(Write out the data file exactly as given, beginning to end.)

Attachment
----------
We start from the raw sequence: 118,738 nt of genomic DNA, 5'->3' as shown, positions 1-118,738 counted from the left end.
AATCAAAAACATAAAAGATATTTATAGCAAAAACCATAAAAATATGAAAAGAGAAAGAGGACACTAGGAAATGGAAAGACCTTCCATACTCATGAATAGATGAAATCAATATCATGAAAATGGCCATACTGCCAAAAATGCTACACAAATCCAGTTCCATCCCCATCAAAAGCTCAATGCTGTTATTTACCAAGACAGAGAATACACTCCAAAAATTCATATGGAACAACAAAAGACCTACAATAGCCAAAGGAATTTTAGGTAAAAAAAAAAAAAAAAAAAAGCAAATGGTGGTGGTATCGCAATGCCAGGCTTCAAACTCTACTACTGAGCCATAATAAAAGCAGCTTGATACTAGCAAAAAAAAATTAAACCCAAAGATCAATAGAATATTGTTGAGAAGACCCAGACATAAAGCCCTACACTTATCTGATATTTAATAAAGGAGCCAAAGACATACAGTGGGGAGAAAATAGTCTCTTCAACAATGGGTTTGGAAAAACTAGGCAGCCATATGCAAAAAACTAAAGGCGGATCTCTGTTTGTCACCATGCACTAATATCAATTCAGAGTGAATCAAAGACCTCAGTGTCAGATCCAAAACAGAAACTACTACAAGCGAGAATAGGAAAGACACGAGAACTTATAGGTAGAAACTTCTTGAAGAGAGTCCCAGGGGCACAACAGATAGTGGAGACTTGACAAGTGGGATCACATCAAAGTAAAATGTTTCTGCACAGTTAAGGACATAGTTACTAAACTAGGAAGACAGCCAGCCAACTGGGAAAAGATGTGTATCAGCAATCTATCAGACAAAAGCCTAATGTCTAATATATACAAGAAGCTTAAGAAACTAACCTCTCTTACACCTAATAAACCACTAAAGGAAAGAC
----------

We start from the raw sequence: 118,738 nt of genomic DNA, 5'->3' as shown, positions 1-118,738 counted from the left end.
AATCAAAAACATAAAAGATATTTATAGCAAAAACCATAAAAATATGAAAAGAGAAAGAGGACACTAGGAAATGGAAAGACCTTCCATACTCATGAATAGATGAAATCAATATCATGAAAATGGCCATACTGCCAAAAATGCTACACAAATCCAGTTCCATCCCCATCAAAAGCTCAATGCTGTTATTTACCAAGACAGAGAATACACTCCAAAAATTCATATGGAACAACAAAAGACCTACAATAGCCAAAGGAATTTTAGGTAAAAAAAAAAAAAAAAAAAAGCAAATGGTGGTGGTATCGCAATGCCAGGCTTCAAACTCTACTACTGAGCCATAATAAAAGCAGCTTGATACTAGCAAAAAAAAATTAAACCCAAAGATCAATAGAATATTGTTGAGAAGACCCAGACATAAAGCCCTACACTTATCTGATATTTAATAAAGGAGCCAAAGACATACAGTGGGGAGAAAATAGTCTCTTCAACAATGGGTTTGGAAAAACTAGGCAGCCATATGCAAAAAACTAAAGGCGGATCTCTGTTTGTCACCATGCACTAATATCAATTCAGAGTGAATCAAAGACCTCAGTGTCAGATCCAAAACAGAAACTACTACAAGCGAGAATAGGAAAGACACGAGAACTTATAGGTAGAAACTTCTTGAAGAGAGTCCCAGGGGCACAACAGATAGTGGAGACTTGACAAGTGGGATCACATCAAAGTAAAATGTTTCTGCACAGTTAAGGACATAGTTACTAAACTAGGAAGACAGCCAGCCAACTGGGAAAAGATGTGTATCAGCAATCTATCAGACAAAAGCCTAATGTCTAATATATACAAGAAGCTTAAGAAACTAACCTCTCTTACACCTAATAAACCACTAAAGGAAAGAC